One thing doing genealogy teaches you is that you are NEVER exactly who you THINK you are. For over 36 years, I’ve researched my roots. On my dad’s side of the family, my journey has taken me back through slavery and slave-owners in Georgia and North Carolina. But I’ve only been able to get back to great-great grandparents and not on every line.
I’ve had far more success researching my mother’s line which has taken me back to known ancestors from Bermuda, England, Scotland and Germany. As of now, there are some lines I’ve gotten back to medieval times in England!!
For years, I’ve thought about taking a DNA test but just got around to doing that recently. If you’re wondering what all the fuss is over DNA test in family research, here’s a video that explains it better than I ever could -
To get started, I sent for a DNA test from Ancestry.com. When it arrived, I filled the little vial with my saliva (apparently a rich source of DNA) and waited about 5 weeks to get my results. Here they are (and who I am) -
54 % West African
34 % British Isles
7 % Scandinavian
5 % Uncertain
Like many BLACK people in the USA, I knew my genealogy was mixed. And I specifically knew that I had many ancestors from England and Scotland. But the Scandinavian link was a complete surprise!
Apparently the DNA test shows your lineage back hundreds, even a thousand years. None of the modern day Scandinavian countries were around then. So, according to Ancestry.com, the results show that I have Viking ancestry. Go figure.
Did a Viking really wander through my family tree??
My grandmother was an amazing lady. She was born Beatrice Parker in Fortson, Harris County, Georgia – the grandchild of both former slaves and slave-owners in the neighborhood. Gram, as I called her, grew up as a tomboy who used her trusty slingshot to supplement the family groceries with the rabbit and squirrel running around in her rural neck of the woods.
Our family didn’t have much in those days. They were sharecroppers making a meager living growing cotton on someone else’s land. Life was simple. In fact, it was an accomplishment to get any kind of education since everyone who could work needed to help bring in the crop.
But my grandmother finished the 8th grade. She was pretty proud of that but sad that she never actually got her diploma. Gram refused to attend graduation because there was no money to buy fabric for the requisite white dress like the other girls would wear. Knowing how vain she was about clothes in her later years, I imagine this was where it all started.
When Gram was 15, she thought she was going to be an “old maid” because all the eligible guys in her town were related. But never one to give up on a challenge, Gram met and married a young man from a nearby town who wasn’t a cousin – my grandfather, Eddie Walton Batchelor. Grandpa was the first of her five husbands.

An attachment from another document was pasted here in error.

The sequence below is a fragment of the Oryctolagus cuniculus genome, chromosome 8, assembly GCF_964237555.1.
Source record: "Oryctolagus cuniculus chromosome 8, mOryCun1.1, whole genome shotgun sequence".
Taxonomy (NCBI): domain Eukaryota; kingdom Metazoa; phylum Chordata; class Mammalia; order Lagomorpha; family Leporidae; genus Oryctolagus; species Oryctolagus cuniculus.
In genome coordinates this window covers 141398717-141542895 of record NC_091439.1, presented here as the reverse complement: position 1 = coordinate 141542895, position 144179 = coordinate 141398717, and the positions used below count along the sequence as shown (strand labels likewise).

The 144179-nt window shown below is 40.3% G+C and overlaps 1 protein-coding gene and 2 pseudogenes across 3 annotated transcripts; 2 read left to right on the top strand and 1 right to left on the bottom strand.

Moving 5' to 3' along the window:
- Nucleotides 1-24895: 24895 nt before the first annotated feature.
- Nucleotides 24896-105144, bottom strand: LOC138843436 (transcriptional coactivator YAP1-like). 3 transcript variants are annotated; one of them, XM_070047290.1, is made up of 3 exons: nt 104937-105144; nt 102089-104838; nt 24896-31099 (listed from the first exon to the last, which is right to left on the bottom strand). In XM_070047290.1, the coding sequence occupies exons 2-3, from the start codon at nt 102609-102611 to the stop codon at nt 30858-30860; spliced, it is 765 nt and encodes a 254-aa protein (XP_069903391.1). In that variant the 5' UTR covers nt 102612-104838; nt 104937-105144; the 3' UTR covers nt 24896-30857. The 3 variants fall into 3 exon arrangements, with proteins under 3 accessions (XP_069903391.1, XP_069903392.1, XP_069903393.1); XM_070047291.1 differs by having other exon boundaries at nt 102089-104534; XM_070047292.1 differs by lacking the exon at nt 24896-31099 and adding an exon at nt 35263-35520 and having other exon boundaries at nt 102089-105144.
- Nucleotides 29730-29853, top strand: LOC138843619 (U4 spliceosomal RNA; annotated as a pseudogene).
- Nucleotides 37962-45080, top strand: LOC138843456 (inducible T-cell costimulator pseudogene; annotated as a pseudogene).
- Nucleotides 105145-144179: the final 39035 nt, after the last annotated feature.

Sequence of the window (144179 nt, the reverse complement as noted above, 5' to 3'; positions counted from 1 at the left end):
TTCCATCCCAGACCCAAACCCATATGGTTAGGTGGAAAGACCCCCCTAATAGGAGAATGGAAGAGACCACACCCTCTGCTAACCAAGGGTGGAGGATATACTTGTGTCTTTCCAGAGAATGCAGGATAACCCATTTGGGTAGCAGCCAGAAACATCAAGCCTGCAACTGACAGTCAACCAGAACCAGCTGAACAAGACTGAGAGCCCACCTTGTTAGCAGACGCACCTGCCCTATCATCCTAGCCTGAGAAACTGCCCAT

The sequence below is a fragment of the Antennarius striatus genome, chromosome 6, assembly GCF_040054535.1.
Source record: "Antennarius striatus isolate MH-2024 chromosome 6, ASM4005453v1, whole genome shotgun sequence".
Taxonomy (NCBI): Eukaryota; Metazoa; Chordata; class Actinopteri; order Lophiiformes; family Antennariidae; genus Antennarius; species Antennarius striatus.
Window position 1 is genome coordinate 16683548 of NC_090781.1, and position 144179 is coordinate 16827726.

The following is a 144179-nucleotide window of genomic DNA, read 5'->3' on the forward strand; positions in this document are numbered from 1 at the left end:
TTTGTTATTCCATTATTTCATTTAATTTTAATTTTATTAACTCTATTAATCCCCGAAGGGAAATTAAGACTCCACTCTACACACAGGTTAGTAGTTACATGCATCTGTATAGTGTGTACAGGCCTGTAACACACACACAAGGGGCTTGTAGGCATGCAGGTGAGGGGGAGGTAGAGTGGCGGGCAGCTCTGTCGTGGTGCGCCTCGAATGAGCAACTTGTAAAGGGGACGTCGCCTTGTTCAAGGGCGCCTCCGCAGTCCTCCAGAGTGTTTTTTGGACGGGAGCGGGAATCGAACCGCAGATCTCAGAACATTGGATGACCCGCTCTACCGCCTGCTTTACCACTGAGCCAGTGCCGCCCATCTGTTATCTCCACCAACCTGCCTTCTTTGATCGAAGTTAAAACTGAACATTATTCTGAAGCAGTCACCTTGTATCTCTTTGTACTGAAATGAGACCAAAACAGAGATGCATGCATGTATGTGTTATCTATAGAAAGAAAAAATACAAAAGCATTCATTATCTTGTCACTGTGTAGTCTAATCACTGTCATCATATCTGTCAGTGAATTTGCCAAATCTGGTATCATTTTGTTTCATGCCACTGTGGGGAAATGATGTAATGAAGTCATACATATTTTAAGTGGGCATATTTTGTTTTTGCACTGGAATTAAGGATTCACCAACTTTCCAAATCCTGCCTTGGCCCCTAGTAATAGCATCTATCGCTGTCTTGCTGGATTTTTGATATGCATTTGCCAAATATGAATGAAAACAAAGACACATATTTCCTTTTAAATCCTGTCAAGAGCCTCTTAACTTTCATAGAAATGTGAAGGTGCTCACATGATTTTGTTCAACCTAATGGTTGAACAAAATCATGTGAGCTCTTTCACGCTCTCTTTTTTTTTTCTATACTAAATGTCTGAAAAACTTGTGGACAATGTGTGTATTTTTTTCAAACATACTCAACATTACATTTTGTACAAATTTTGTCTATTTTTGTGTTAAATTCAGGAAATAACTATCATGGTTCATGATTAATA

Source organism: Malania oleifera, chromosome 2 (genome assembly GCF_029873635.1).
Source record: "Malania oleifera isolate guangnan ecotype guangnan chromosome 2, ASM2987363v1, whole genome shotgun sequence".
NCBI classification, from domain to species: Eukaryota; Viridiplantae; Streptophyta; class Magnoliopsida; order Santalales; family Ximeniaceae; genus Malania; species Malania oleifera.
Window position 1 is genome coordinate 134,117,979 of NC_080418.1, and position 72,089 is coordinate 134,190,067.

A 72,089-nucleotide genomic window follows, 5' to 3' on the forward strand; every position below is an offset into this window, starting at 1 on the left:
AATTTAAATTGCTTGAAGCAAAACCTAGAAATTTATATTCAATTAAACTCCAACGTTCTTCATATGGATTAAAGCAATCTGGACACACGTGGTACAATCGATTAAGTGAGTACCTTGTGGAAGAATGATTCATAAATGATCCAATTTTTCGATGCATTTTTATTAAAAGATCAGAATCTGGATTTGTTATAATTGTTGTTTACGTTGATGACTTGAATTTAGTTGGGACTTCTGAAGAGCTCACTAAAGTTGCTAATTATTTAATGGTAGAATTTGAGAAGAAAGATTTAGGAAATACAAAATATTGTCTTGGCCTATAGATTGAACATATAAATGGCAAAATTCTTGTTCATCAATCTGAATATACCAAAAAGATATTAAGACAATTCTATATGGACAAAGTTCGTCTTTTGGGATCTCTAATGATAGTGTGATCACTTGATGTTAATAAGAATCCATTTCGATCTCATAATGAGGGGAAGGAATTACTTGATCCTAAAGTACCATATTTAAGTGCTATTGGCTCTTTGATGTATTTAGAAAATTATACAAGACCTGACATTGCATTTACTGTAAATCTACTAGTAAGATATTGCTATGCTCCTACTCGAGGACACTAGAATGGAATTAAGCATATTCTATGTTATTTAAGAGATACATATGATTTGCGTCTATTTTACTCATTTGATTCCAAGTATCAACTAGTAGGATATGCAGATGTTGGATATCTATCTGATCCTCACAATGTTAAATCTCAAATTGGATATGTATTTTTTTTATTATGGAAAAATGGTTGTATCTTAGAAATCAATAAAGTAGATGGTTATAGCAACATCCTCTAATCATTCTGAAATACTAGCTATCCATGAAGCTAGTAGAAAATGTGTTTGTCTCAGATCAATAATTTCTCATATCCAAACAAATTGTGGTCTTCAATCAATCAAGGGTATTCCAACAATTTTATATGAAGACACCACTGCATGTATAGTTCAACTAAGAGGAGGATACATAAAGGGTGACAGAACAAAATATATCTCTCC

Shortly after the birth of their first child, my aunt Mary, my grandparents packed up and took the train to Michigan. The reason – a flyer posted by auto magnate, Henry Ford offering a job making cars for $5 a day. That kind of money was unheard of. So despite the fact that neither of my grandparents had ever been out of Georgia, they decided to make this move.
Many years later when Gram was about to move into a senior citizen’s building, I asked her about the old trunk in her attic. She told me that her father gave her the trunk for the journey to Detroit. Gram said she didn’t have anything to put in it, but brought the thing anyway because it reminded her of home.
Here are my grandparents captured in the lens of a wandering photographer on the day they arrived at the train station in Detroit:
My grandparents settled in Hamtramck, Michigan – right next to Detroit. After my father and uncle were born, my grandparents divorced and Gram helped provide for her young family by being the “help” – working as a domestic.
During the dry days of Prohibition – according to family stories, Gram supplemented her wages by making corn liquor in a still in her attic. Seems everyone loved her moonshine. Gram told me herself it was a successful business that never got raided by what she called the “Feds”.
But then there was that snowy day when she walked home down their street and the only rooftop without snow was hers! That was the day she decided to sell her attic still that was keeping things really warm upstairs.
Obviously I wasn’t around back then to taste Gram’s moonshine but I can testify that she also made the best peach cobbler this side of the Mason-Dixon line. I’ll be writing more about Gram on Extreme Ancestry – there’s just too much to share about her in one post.
You should know though that she was this strong, resourceful and incredibly wise woman who lived to be 97 years old (and lived in her own apartment right to the end). I loved her dearly and miss her peach cobbler, hugs, advice and great stories.
Boy would she be upset if she knew I told you about the moonshine!
My great aunt Clara was my maternal grandmother’s younger sister. She was born on December 1, 1894 in Cleveland, Ohio to my great grandparents, Prince Albert and Jennie Hood Weaver. Aunt Clara and Grandmother had a brother and sadly, 3 other sisters who didn’t survive childhood.
Aunt Clara was a “pistol” – outspoken and her own person in a time when women were struggling to even have the right to vote. Depending on who is telling the story, she was married 5 times although by the time I came along, I don’t remember any of the husbands being in the picture.
I would see Aunt Clara every summer through my childhood when we took our annual trip to visit my mother’s family in Cleveland. Every day, Aunt Clara would drive over in her big black car even though she was in her seventies by then. We kids would peek through the curtains as she marched very purposefully up the front walk to hold court with her grand nieces and nephews – always with her pearls on. It was a command performance that none of us dared miss.